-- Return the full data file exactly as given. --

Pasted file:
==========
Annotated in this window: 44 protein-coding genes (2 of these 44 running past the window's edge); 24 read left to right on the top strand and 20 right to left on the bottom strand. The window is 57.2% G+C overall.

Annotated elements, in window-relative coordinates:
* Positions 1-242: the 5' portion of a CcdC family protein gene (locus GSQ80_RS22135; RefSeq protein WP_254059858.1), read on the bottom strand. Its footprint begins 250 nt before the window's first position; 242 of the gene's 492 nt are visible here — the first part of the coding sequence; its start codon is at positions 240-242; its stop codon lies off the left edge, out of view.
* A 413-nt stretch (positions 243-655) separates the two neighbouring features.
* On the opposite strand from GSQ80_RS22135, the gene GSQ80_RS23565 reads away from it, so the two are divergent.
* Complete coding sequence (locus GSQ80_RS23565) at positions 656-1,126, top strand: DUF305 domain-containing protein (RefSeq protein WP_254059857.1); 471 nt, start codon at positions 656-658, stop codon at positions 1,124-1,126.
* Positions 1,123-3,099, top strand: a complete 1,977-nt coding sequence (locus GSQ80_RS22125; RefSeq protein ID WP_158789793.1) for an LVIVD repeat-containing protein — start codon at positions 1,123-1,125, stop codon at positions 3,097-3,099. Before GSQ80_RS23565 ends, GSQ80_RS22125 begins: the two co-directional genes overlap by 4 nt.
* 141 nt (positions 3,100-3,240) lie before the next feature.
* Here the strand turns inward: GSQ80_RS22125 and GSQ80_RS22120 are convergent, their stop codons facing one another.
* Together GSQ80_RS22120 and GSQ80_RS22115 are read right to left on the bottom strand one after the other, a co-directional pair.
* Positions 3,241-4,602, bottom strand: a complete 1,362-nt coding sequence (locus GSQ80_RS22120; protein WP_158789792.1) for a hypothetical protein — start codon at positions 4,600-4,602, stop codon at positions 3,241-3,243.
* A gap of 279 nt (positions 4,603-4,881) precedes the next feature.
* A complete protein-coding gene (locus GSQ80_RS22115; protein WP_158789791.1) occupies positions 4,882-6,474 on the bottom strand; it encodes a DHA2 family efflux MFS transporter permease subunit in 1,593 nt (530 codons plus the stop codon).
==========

Annotated in this window: 44 protein-coding genes (2 of these 44 running past the window's edge); 24 read left to right on the top strand and 20 right to left on the bottom strand. The window is 57.2% G+C overall.

Annotated elements, in window-relative coordinates:
* Positions 1-242: the 5' portion of a CcdC family protein gene (locus GSQ80_RS22135; RefSeq protein WP_254059858.1), read on the bottom strand. Its footprint begins 250 nt before the window's first position; 242 of the gene's 492 nt are visible here — the first part of the coding sequence; its start codon is at positions 240-242; its stop codon lies off the left edge, out of view.
* A 413-nt stretch (positions 243-655) separates the two neighbouring features.
* On the opposite strand from GSQ80_RS22135, the gene GSQ80_RS23565 reads away from it, so the two are divergent.
* Complete coding sequence (locus GSQ80_RS23565) at positions 656-1,126, top strand: DUF305 domain-containing protein (RefSeq protein WP_254059857.1); 471 nt, start codon at positions 656-658, stop codon at positions 1,124-1,126.
* Positions 1,123-3,099, top strand: a complete 1,977-nt coding sequence (locus GSQ80_RS22125; RefSeq protein ID WP_158789793.1) for an LVIVD repeat-containing protein — start codon at positions 1,123-1,125, stop codon at positions 3,097-3,099. Before GSQ80_RS23565 ends, GSQ80_RS22125 begins: the two co-directional genes overlap by 4 nt.
* 141 nt (positions 3,100-3,240) lie before the next feature.
* Here the strand turns inward: GSQ80_RS22125 and GSQ80_RS22120 are convergent, their stop codons facing one another.
* Together GSQ80_RS22120 and GSQ80_RS22115 are read right to left on the bottom strand one after the other, a co-directional pair.
* Positions 3,241-4,602, bottom strand: a complete 1,362-nt coding sequence (locus GSQ80_RS22120; protein WP_158789792.1) for a hypothetical protein — start codon at positions 4,600-4,602, stop codon at positions 3,241-3,243.
* A gap of 279 nt (positions 4,603-4,881) precedes the next feature.
* A complete protein-coding gene (locus GSQ80_RS22115; protein WP_158789791.1) occupies positions 4,882-6,474 on the bottom strand; it encodes a DHA2 family efflux MFS transporter permease subunit in 1,593 nt (530 codons plus the stop codon).